He called the 4th Circuit opinion “very political” referencing that the panel of judges was made up from two President Obama appointees and one appointed by President Clinton.
McCrory called on Roy Cooper to forgo his salary and “reimburse taxpayers for the cost of hiring outside counsel to do his job for him.”
“Roy Cooper is against common sense voter ID and is now refusing to do his job to defend our laws, so he should refuse his taxpayer-funded salary,” said Governor McCrory. “If any North Carolina citizen decided not to do their job, they would no longer have a paycheck. Roy Cooper should not be held to a different standard.”
North Carolina House Speaker Tim Moore and Senate Leader Phil Berger released a joint statement on the Fourth Circuit ruling that overturned the state’s voter ID and other election integrity laws:
“Since today’s decision by three partisan Democrats ignores legal precedent, ignores the fact that other federal courts have used North Carolina’s law as a model, and ignores the fact that a majority of other states have similar protections in place, we can only wonder if the intent is to reopen the door for voter fraud, potentially allowing fellow Democrat politicians like Hillary Clinton and Roy Cooper to steal the election. We will obviously be appealing this politically-motivated decision to the Supreme Court.”
Other GOP legislators also weighed in on the decision, which not only blocks the the state’s photo voter ID law that includes an affidavit option for voters with reasonable impediments to obtaining a free ID, but also restores same-day registration, out-of-precinct voting, 17 days of early voting instead of 10, and preregistration for 16- and 17-year-olds.
“We have to ensure the people who vote are the ones who should be voting,” added Republican Rep. John Torbett, of Stanley. Republican Rep. Dana Bumgardner said the court was trying to paint state lawmakers as “racists and bigots” with its ruling. “It’s about the integrity of elections. It’s not about anything else,” Bumgardner said.
“Wake County isn’t using all of the tools available to keep clean voter rolls. Wake County could do more to ensure election integrity this November.”
Another county with more registered voters than eligible voting-age citizens:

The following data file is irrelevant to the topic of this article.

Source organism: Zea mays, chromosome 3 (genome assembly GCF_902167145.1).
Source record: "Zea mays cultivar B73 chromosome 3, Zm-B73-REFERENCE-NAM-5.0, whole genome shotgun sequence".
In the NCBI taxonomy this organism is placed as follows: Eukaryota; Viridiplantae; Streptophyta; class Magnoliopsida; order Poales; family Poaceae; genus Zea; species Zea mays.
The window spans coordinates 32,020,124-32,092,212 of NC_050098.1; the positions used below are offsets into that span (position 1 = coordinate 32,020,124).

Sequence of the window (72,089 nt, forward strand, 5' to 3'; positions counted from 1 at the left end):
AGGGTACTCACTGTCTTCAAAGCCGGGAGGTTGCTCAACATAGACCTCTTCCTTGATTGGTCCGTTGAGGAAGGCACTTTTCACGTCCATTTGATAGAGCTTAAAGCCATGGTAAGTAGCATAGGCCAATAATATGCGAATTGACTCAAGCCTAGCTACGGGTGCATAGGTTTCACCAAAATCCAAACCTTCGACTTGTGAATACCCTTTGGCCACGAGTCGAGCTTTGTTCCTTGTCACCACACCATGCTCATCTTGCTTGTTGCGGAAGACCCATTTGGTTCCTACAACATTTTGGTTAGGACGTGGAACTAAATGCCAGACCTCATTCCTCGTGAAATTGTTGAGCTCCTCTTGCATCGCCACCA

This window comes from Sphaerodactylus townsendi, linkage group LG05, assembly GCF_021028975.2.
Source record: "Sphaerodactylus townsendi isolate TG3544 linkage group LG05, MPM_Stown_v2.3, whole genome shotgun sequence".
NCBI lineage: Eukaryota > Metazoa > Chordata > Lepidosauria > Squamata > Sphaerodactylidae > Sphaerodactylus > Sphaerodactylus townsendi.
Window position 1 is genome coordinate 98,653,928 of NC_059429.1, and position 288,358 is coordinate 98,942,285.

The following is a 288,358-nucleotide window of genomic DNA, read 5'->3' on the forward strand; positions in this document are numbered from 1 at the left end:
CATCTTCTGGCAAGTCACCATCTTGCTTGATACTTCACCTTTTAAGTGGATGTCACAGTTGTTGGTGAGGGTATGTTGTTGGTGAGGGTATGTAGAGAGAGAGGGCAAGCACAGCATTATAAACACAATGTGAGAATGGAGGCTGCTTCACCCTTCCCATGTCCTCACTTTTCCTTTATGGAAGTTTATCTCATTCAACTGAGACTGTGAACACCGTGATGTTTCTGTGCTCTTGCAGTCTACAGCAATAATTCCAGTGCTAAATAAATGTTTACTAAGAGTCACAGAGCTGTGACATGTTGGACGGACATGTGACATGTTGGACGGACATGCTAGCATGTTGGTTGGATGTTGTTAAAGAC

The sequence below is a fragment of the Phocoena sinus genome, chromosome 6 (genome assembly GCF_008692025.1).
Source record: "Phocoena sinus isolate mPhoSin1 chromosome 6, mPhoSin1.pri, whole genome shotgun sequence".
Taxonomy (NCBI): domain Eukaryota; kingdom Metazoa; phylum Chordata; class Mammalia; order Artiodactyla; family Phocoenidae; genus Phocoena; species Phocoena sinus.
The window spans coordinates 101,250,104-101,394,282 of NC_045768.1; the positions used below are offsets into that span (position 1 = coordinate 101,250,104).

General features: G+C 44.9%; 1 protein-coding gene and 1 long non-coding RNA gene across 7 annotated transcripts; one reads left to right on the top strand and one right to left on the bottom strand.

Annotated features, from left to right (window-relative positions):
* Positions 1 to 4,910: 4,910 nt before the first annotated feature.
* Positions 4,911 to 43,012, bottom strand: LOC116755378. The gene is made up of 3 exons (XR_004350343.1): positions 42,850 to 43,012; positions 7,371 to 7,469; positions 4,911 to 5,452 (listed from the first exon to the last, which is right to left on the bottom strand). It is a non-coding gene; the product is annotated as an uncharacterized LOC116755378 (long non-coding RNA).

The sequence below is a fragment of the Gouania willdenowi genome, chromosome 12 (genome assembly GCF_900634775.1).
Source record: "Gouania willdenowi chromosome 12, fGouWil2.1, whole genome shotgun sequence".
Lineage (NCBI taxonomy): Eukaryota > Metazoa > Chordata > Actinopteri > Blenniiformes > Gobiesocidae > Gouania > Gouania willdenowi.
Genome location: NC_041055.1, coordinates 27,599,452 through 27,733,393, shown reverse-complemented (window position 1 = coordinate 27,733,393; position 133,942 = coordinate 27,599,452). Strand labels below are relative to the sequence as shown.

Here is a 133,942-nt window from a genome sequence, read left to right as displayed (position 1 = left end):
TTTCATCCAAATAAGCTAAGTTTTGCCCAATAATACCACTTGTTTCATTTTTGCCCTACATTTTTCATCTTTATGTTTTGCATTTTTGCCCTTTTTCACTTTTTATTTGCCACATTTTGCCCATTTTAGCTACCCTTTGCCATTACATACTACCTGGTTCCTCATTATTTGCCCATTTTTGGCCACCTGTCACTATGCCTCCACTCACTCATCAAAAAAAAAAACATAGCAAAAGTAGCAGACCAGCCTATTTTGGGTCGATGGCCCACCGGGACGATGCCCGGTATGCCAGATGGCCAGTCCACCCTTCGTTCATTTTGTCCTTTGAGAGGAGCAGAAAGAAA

“Defendant has violated and continue[s] to violate Section 8 [of the National Voter Registration Act] by failing to conduct reasonable voter list maintenance for elections for federal office and by failing to produce records and data related to those efforts, as required by Section 8,” the lawsuit states. “Plaintiff seeks injunctive relief commanding Defendant to permit inspections of election records.
“Plaintiff also seeks a declaratory judgment and injunctive relief requiring Defendant to conduct and execute reasonable voter list maintenance programs in compliance with federal law to ensure that only eligible voters are registered to vote in Wake County.”
A state court challenge to North Carolina’s voter ID requirement is set to go to trial starting September 26, just one month ahead of the state’s October 27 early voting start date.
The question before [Wake County Judge Mike] Morgan will be whether the 2013 election law overhaul is an extension of the voter registration process, as lawmakers have argued. The challengers argue that requiring N.C. voters to show one of six approved IDs or cast a provisional ballot is a “qualification” that goes beyond the bounds of the state Constitution.
An appeal of a separate, federal case in which the voter ID requirement was upheld is pending in the Fourth Circuit.
Voter turnout in the state’s March primaries, the first requiring photo voter ID, was similar to previous presidential primaries: 36% in 2016, compared to 37% in 2008 and 35% in 2012.